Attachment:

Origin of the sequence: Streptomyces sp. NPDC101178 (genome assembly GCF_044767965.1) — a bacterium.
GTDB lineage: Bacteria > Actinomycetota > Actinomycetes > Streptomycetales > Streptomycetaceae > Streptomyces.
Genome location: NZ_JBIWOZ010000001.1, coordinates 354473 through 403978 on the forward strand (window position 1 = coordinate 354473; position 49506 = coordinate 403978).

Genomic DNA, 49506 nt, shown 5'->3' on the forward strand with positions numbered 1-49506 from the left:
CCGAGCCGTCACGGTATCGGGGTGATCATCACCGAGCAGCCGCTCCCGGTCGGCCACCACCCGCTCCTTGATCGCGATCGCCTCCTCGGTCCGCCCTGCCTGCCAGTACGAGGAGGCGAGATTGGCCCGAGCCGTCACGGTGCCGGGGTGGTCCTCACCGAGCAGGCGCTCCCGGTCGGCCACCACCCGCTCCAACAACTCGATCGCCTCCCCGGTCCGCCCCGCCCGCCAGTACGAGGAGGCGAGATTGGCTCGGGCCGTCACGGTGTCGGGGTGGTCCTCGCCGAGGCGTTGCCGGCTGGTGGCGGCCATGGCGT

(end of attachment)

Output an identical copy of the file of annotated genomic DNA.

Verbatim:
Origin of the sequence: Streptomyces sp. NPDC101178 (genome assembly GCF_044767965.1) — a bacterium.
GTDB lineage: Bacteria > Actinomycetota > Actinomycetes > Streptomycetales > Streptomycetaceae > Streptomyces.
Genome location: NZ_JBIWOZ010000001.1, coordinates 354473 through 403978 on the forward strand (window position 1 = coordinate 354473; position 49506 = coordinate 403978).

Genomic DNA, 49506 nt, shown 5'->3' on the forward strand with positions numbered 1-49506 from the left:
CCGAGCCGTCACGGTATCGGGGTGATCATCACCGAGCAGCCGCTCCCGGTCGGCCACCACCCGCTCCTTGATCGCGATCGCCTCCTCGGTCCGCCCTGCCTGCCAGTACGAGGAGGCGAGATTGGCCCGAGCCGTCACGGTGCCGGGGTGGTCCTCACCGAGCAGGCGCTCCCGGTCGGCCACCACCCGCTCCAACAACTCGATCGCCTCCCCGGTCCGCCCCGCCCGCCAGTACGAGGAGGCGAGATTGGCTCGGGCCGTCACGGTGTCGGGGTGGTCCTCGCCGAGGCGTTGCCGGCTGGTGGCGGCCATGGCGT